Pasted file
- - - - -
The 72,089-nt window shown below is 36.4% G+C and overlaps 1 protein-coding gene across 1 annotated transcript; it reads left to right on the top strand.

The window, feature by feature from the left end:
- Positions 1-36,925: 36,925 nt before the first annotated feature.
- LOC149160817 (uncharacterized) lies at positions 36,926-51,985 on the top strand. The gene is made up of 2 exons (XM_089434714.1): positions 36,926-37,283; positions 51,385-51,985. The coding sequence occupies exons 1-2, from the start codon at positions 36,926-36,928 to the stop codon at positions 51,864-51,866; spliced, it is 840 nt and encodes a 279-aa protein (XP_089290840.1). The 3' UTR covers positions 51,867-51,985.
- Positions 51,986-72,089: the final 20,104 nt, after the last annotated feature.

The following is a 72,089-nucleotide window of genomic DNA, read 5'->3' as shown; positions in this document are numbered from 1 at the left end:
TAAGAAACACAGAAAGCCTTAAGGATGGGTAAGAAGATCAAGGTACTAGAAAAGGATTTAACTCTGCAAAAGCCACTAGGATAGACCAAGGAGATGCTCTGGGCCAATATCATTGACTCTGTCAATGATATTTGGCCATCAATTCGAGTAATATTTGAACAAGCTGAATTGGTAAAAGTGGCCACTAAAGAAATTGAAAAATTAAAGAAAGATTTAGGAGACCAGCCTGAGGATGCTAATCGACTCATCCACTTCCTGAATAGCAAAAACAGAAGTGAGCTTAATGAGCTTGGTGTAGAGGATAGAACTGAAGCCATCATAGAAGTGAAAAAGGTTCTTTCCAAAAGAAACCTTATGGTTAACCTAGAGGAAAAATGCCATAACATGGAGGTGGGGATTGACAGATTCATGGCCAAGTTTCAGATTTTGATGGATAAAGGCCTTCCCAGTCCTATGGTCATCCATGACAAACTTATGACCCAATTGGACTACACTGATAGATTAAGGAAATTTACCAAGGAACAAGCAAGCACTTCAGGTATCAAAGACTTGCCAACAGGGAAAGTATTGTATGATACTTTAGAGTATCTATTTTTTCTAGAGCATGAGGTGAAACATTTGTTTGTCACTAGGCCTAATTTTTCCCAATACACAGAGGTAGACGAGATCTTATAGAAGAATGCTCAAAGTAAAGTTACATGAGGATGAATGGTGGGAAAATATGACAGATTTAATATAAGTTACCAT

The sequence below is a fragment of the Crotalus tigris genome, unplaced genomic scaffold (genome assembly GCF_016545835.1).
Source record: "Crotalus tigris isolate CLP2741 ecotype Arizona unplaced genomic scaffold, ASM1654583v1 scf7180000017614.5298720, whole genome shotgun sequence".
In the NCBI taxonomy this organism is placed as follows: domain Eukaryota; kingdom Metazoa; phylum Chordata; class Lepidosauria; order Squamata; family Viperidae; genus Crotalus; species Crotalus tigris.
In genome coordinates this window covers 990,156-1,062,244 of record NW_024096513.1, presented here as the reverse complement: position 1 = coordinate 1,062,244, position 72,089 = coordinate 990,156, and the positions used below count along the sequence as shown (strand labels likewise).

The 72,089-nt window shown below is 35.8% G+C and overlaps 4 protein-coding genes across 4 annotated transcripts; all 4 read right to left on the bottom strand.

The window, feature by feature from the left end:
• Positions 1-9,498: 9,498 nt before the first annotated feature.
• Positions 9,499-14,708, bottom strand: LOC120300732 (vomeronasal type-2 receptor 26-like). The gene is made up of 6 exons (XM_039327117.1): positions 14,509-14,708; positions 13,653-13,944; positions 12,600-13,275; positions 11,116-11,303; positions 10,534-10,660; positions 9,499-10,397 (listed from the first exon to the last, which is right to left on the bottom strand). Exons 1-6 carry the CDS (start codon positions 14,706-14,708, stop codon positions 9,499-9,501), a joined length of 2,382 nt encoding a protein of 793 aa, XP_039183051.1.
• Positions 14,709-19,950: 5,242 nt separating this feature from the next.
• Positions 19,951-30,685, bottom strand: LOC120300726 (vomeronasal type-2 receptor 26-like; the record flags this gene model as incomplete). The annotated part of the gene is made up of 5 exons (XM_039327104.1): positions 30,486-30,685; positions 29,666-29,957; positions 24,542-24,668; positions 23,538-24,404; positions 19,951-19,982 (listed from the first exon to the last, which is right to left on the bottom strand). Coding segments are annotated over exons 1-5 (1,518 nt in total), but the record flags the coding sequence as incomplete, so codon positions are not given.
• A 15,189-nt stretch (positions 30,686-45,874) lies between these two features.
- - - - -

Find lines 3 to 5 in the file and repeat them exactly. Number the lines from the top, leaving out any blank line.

- Positions 1-36,925: 36,925 nt before the first annotated feature.
- LOC149160817 (uncharacterized) lies at positions 36,926-51,985 on the top strand. The gene is made up of 2 exons (XM_089434714.1): positions 36,926-37,283; positions 51,385-51,985. The coding sequence occupies exons 1-2, from the start codon at positions 36,926-36,928 to the stop codon at positions 51,864-51,866; spliced, it is 840 nt and encodes a 279-aa protein (XP_089290840.1). The 3' UTR covers positions 51,867-51,985.
- Positions 51,986-72,089: the final 20,104 nt, after the last annotated feature.